– something for yourself, not because of other people / things you ‘should’ do
  – ‘managing agreements’ and expectations vs. agreements -> thinking spouse *SHOULD* know you wanted to train / not be with kids all day . 

Self-Defense & Awareness with Krav Maga – Dan Gador

KeyWords: Krav Maga, KRAV, Martial Arts, Street Fighting, Combat, Self-Defence, Confidence


Today we are excited to step into a new area of sport and movement with Krav Maga. Essentially Krav Maga is a self-defence method that is different from ‘martial arts’ in that there are no rules or competitions. It is focused on self-defence and, interestingly, on being aware and present in the moment to avoid risky situations.


Peter was apprehensive with violence but came away really excited about the ideas Dan shared today. Being aware of all the possible actions people around you could make and how you would handle them is a big part of Krav Maga. Peter has even started doing this while riding, in cities especially it can greatly reduce the chances of a crash if you are aware of your surroundings.


We hope you enjoy this episode!

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Social / links (English Soon) Dan is based in Israel (the birthplace of Krav Maga!)



1) Tell us your story how did you get into Krav Maga ? 
  – Krav maga created in Israel
  – He went to his first class because friends did for social aspect
Taught in a way to analyze surroundings / social situations . Helps with Fears 
=> Awareness
=> use videos of live scenarios (what someone does before pull a knife)
  => class simulate attacks so see hand positions, foot positions


How does Krav Maga differ from BJJ or Karate (or other forms of combat sports / martial arts ) ? 
 – developed for defensive techniques for street fights, no points or competitions.
 – many other martial arts (judo etc.) are sports with rules, ways to get points
 – Method vs. competition


Where do you teach and who ? 
 –  some defensive forces
 – mostly civilians first grade to 7th grade .
  – groups of adults
 – oldest around 50 years old .


Violence? Will I get hurt ? 
 – Learn techniques , these can get aggressive but usually do not get hurt
  – some classes will wear protective gear
 – young girls especially are not looking for the aggressive classes but very much to learn to defend themselves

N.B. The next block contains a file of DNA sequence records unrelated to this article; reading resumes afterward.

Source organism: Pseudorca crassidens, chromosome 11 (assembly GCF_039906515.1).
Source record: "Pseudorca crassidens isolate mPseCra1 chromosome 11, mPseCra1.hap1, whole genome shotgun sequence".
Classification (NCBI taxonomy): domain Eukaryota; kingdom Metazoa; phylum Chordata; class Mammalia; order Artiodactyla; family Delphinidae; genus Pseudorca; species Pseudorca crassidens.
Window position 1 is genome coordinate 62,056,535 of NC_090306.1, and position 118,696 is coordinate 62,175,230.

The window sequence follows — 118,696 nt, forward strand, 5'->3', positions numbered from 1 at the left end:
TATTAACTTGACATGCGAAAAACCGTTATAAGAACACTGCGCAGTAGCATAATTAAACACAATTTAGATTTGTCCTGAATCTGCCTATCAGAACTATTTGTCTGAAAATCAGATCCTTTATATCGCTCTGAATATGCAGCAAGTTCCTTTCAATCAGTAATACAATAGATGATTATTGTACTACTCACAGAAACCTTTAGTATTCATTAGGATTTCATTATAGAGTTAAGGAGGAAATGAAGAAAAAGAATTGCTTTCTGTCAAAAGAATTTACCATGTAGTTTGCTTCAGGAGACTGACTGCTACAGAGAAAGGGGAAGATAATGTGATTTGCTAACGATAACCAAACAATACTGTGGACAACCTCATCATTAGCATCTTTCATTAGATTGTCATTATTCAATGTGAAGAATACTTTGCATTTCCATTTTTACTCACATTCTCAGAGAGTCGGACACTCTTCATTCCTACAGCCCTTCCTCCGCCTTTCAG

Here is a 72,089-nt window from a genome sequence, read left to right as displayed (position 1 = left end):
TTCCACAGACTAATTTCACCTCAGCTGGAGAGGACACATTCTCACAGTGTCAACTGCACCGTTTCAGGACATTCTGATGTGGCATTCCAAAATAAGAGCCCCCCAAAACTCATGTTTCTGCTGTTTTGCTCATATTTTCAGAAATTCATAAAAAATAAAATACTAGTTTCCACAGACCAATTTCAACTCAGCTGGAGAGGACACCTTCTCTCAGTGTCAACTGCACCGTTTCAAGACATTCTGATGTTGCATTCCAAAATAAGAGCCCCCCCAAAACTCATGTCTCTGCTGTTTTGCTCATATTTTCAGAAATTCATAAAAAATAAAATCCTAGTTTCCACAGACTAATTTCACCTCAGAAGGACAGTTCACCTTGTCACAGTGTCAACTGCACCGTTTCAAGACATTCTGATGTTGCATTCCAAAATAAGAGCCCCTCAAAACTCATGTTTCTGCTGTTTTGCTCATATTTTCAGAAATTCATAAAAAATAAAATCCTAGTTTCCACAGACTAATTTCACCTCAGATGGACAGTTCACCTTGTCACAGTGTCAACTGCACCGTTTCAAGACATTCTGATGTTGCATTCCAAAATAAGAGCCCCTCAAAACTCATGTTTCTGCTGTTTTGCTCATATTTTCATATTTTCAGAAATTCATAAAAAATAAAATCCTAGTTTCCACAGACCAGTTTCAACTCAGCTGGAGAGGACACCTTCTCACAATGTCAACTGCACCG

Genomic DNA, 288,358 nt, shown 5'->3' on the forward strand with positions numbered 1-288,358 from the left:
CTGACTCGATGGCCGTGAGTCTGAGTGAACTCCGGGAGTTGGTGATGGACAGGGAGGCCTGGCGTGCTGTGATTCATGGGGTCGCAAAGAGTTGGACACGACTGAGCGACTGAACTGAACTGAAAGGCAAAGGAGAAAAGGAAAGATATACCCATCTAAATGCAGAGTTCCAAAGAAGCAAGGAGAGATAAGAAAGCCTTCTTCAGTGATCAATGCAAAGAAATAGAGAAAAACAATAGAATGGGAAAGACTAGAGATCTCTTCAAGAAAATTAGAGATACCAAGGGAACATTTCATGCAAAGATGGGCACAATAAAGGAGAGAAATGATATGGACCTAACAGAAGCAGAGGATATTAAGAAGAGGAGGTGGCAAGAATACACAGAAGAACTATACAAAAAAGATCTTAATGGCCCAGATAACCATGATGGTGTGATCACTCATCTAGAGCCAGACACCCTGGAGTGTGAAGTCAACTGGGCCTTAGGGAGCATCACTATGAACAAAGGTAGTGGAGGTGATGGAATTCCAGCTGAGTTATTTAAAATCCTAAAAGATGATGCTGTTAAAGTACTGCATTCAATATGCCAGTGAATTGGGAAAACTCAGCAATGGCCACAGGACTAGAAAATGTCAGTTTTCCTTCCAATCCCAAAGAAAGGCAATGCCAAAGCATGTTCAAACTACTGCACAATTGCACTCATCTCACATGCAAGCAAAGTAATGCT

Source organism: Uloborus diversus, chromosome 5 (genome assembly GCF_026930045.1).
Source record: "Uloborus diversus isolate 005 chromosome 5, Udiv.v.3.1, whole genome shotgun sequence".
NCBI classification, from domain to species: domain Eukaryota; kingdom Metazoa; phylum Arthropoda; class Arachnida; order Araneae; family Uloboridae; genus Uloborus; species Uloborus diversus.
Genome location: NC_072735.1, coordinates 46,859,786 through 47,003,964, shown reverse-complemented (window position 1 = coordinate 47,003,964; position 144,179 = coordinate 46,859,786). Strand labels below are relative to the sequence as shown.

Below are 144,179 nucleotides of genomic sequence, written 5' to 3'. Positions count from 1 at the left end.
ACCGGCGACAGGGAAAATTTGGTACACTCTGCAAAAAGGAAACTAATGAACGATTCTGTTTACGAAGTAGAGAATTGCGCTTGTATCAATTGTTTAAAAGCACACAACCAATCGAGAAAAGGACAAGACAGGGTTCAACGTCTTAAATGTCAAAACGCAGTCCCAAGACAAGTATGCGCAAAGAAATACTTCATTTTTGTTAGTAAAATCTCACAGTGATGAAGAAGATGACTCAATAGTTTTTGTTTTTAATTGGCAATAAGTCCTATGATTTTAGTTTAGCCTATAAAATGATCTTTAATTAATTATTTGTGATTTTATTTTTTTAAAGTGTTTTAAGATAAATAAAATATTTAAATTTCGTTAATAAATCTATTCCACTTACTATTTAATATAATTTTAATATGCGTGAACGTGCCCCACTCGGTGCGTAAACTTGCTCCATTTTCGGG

In North America
5) What are some easy ways to try out the sport ?  Is it available in north america? USA / Canada ? How to find ?
  – other disciplines and more aesthetics
  – several main streams –
  – Krav Maga has become popular in last few years but name has been taken to combine other methods/disciplines .


Where would be a place to travel to for a true immersion in the sport ? 
  -> Possible to come and have 1-2 weeks training session. Possible to have every day for every 3-5 hours a day.


Do athletes from other sports use Krav Maga for training? Or have athletes come to the sport and succeeded because of their past experience ? 
   – Crossfit and TRX ‘athletes’ like Krav Maga for the techniques and self-confidence
   – it is hard to combine with similar sports (i.e. MMA) due to the lack of rules
   – Someone from other Martial Arts will have some advantages but also some interference
    – Dancers often
     – anyone with awareness of body


Misconceptions about martial arts or krav maga specifically ? 
  *I have minimal experience with martial arts and find it tough to get motivated for ‘violence’ BUT really like discipline and training
   – that is a competition or specific technique. That it needs too look good.
    – Best way to deal with conflict is to avoid it  (i.e. if out on a run and see someone – could take a detour )
     – Preparation is not just for violent acts, Krav Maga teaches for other situations/emergencies


Is there a move or exercise we could try at home to start training / preparations today ? 
 => Go and do first-aid to help be prepared for medical situations – honed/aware of how to react/respond to surroundings
  -> a baby is not in a class to learn to walk -> it learns by trial and error


Mind Training  => include in day ‘mindset’ of thinking through surroundings. When walking play mental games. Thinking actively through scenarios and how to respond. Watch people.


Cool Move to make us more confident going into first class/session 
 – first class will start with warm-up, better shape is going to help look better / catch breath
  – there will be running, push-ups etc.
  – class – first techniques are intuitive, working on reaction to basic human instincts/reactions
   – do not try to look like s


What to wear to first class / session 
  – wear a t-shirt and wider pants. Women often wear tights-and dry-fit T-shirt.
  – not too far from street wear but want to be able to move freely / be comfortable